Finishing Up

It’s been quite a semester, and somehow we’ve reached the end. Working with my drawing tablet through the last few months has been rewarding in a number of ways I never thought it would be. It’s made me think about myself, about the things with which I surround myself, and of their own lives outside of me. As my final project, I’ve produced two mini-podcast episodes, each an audio-essay on an aspect of my drawing tablet. For this project, I wanted to revisit the podcast we listened to, Everything is Alive, with a bit more of an academic bent, but still not too much. The goal was to interact with some of the concepts discussed throughout the semester, while keeping the tone entertaining and the content accessible for a wider audience. I’ve returned to the blog posts on Thick Description and Fixing is Knowing for the first episode, and expanded them a bit with a short discussion on continuity, connection, and obsolescence. For episode two, I read Donna Haraway’s ‘A Cyborg Manifesto: Science, Technology, and Socialist-Feminism in the Late Twentieth Century,’ and while it brought me back especially to Objects Have Social Lives, I primarily wanted to grapple with the notion of the cyborg and of my object’s role in my life. I’ve attempted to blend together approaches we’ve worked with and through throughout the semester, thinking with Geertz (describing my tablet), Csikszentmihalyi (the importance of my thing in defining my self), Appadurai (movements and social transformations), Stallybrass (the value of my tablet, but also, its impact on my value), and a bit of Latour (the folding together of human and non-human) in approaching Haraway–all while trying to make these concepts more easily digestible. And, then, of course, there is the second central goal: not to lose the object at the center of it all, my drawing tablet. I hope you enjoy!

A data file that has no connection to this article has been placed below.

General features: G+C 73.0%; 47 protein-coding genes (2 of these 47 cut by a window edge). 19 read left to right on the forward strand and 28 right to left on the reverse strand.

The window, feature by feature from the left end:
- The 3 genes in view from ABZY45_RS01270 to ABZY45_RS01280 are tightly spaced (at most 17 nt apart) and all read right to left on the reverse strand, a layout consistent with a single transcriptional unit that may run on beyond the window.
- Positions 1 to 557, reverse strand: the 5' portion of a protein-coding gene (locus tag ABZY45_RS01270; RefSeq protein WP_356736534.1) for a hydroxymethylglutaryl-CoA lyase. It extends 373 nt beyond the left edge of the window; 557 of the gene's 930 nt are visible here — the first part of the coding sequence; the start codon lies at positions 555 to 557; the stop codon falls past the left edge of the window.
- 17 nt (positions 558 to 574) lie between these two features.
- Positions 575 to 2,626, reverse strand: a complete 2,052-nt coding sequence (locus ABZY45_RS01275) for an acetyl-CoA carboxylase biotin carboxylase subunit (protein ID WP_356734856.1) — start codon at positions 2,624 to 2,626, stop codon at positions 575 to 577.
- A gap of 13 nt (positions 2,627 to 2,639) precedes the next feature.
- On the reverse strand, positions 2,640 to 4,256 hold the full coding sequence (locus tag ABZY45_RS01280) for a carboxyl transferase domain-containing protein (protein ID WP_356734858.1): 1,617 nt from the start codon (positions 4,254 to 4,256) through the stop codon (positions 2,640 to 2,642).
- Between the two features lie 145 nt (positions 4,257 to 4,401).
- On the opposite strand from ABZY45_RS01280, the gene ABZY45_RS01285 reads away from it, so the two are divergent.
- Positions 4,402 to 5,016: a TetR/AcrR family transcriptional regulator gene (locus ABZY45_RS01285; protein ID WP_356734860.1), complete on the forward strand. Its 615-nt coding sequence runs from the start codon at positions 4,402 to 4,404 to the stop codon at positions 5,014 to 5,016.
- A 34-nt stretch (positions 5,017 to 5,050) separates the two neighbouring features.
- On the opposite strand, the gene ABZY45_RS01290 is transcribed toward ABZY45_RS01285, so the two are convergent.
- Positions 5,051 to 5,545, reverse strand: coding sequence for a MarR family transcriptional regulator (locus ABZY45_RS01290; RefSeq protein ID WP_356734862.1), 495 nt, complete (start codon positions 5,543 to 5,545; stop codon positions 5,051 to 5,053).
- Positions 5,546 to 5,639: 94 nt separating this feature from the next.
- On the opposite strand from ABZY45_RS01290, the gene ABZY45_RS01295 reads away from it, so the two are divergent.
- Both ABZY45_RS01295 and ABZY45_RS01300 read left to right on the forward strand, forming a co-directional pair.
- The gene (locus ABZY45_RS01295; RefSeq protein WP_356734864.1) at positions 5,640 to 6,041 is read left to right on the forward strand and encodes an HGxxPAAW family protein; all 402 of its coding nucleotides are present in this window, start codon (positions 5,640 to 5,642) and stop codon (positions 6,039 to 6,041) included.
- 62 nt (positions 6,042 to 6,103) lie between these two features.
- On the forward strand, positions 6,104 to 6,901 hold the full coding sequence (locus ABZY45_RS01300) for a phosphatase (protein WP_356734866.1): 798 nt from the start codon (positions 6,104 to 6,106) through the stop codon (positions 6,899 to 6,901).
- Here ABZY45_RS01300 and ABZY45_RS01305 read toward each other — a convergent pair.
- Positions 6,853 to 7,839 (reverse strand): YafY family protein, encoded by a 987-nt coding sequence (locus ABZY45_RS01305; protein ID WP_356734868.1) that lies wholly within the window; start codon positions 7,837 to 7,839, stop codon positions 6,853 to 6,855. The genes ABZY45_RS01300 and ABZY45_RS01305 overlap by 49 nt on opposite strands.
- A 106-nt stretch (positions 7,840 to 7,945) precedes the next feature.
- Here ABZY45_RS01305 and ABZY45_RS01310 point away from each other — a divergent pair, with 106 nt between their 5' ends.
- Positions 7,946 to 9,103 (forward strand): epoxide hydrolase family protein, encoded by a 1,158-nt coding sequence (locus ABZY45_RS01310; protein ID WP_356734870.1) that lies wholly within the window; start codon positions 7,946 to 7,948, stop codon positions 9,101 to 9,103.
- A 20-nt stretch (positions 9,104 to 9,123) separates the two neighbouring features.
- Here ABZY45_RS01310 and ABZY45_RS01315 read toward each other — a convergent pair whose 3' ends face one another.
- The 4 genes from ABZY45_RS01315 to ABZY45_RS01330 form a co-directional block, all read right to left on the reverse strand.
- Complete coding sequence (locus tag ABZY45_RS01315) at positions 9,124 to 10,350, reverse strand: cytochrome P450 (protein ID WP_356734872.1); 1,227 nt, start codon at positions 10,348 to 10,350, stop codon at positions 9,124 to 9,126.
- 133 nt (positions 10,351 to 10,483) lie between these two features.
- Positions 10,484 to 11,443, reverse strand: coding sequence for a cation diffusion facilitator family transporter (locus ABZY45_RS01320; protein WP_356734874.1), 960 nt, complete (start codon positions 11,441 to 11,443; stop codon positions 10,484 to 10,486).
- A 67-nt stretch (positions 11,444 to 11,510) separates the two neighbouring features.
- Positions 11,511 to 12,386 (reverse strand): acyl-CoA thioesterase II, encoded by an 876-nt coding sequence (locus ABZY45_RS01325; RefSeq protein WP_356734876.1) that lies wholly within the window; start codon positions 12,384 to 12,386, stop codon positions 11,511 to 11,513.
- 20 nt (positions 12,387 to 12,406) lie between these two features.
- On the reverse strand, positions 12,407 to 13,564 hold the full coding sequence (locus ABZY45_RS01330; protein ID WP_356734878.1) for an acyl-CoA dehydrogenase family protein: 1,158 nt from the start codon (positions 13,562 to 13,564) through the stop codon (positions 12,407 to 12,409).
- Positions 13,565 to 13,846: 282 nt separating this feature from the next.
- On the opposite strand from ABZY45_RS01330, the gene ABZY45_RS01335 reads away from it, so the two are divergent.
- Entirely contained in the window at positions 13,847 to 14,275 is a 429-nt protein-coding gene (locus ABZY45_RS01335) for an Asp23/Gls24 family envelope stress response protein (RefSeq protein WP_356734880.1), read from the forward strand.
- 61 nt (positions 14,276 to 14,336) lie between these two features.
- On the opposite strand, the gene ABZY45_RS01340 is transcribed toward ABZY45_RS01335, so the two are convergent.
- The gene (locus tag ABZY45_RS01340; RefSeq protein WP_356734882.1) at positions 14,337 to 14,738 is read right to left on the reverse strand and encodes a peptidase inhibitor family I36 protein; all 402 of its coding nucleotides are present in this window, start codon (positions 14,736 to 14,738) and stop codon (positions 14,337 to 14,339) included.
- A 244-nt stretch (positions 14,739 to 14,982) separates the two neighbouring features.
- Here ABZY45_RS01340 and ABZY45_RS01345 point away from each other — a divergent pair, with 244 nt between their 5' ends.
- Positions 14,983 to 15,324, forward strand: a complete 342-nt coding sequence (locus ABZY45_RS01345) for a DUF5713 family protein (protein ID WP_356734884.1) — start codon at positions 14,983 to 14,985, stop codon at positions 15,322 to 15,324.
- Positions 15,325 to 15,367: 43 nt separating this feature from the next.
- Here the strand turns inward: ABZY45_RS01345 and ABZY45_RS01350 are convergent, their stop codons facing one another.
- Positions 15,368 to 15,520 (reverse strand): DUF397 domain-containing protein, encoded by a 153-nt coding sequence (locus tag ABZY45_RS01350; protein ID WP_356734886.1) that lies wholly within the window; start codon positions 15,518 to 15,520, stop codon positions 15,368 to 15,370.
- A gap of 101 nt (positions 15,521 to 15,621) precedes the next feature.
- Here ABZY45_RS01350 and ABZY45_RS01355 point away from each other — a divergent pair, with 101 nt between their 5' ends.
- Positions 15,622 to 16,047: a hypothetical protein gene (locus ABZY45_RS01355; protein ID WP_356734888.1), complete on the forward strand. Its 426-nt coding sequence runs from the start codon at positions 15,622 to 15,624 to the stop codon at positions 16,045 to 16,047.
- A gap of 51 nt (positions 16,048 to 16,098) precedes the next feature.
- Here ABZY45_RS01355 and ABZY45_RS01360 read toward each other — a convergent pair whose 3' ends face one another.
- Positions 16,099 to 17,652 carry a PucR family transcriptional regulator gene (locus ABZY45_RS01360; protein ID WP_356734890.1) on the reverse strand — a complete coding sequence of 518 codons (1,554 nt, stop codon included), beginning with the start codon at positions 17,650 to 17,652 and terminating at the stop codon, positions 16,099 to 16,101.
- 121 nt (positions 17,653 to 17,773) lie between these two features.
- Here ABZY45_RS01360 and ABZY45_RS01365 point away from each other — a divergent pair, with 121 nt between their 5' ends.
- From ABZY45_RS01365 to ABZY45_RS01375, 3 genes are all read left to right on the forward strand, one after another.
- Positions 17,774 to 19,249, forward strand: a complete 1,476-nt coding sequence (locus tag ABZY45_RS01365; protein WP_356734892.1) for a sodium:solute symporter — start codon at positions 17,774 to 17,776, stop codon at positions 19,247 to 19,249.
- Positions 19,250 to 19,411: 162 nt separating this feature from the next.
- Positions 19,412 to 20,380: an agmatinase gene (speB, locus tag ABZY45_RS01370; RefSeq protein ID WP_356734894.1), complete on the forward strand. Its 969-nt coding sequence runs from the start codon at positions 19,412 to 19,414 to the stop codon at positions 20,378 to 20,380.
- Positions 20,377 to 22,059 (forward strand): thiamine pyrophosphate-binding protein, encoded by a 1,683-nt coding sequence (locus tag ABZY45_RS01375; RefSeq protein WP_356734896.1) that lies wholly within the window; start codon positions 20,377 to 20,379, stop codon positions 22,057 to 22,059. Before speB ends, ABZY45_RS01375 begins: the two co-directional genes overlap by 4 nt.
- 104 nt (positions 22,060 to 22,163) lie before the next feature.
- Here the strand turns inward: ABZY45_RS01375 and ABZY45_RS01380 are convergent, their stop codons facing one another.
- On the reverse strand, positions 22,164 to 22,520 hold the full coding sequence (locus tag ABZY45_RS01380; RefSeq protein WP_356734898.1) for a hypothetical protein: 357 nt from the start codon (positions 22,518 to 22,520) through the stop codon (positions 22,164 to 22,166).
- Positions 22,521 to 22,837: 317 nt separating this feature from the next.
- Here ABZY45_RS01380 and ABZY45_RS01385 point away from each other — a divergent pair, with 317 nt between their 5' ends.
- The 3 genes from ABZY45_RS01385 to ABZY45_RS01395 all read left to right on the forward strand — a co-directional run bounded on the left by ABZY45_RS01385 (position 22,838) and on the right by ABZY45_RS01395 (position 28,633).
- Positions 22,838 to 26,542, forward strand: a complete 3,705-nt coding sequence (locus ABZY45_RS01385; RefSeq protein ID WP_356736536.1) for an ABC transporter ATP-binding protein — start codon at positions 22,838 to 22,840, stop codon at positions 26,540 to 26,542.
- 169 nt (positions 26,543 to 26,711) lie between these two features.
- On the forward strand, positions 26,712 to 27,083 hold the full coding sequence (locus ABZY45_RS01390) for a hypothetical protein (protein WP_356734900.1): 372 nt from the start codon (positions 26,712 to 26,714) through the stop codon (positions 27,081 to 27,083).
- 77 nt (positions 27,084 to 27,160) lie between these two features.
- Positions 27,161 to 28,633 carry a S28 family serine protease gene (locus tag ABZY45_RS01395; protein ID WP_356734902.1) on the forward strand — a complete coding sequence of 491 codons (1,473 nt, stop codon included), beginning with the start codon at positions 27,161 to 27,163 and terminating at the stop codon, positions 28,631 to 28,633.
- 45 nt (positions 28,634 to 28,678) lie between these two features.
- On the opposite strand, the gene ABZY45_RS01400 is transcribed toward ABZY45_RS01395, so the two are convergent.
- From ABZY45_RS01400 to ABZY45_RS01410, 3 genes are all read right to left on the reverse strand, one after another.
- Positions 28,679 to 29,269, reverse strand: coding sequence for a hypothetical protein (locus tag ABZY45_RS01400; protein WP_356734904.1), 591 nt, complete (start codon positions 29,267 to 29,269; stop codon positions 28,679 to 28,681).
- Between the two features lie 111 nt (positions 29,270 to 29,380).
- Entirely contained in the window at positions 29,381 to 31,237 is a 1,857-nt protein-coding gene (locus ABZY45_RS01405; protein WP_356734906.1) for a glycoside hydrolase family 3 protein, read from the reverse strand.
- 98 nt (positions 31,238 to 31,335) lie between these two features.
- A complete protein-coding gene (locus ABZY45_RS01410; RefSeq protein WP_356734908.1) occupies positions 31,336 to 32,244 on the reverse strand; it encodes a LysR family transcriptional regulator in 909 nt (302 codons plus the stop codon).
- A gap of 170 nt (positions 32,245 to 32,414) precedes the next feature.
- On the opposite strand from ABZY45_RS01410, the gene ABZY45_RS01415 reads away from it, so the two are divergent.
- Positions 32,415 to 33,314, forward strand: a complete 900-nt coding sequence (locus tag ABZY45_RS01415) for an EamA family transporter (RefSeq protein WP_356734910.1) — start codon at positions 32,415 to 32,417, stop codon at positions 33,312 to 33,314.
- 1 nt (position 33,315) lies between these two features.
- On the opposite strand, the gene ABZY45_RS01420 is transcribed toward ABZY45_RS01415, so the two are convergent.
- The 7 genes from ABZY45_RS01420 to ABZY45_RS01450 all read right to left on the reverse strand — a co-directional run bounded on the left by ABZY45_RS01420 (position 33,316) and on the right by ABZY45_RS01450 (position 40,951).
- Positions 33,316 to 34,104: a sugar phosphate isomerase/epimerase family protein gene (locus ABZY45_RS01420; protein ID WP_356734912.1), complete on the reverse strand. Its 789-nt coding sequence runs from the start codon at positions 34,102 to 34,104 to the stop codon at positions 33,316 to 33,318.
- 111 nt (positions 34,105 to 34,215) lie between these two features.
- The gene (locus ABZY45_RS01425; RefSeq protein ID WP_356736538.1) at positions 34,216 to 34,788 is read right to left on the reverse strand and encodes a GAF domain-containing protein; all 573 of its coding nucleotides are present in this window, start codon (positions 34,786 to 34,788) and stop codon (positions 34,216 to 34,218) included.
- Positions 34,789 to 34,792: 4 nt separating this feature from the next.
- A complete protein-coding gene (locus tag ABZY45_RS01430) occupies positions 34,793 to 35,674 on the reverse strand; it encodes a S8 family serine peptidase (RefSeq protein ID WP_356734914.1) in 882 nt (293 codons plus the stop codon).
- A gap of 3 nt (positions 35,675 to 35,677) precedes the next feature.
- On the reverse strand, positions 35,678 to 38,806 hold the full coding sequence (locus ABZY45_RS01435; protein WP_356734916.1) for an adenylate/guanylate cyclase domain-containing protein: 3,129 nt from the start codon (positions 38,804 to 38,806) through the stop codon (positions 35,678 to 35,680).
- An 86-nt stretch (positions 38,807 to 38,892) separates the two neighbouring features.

My tablet, photographed from above.
My tablet, drawn by myself using the tablet and Krita software.
Keuffel & Esser Sketching Board, collections of Hoboken Historical Museum
Reverse of Keuffel & Esser board, collections of Hoboken Historical Museum.

Donna Haraway’s essay is included in her book Manifestly Haraway, which can be purchased here. For transcripts for these podcast episodes, see the next blog post.

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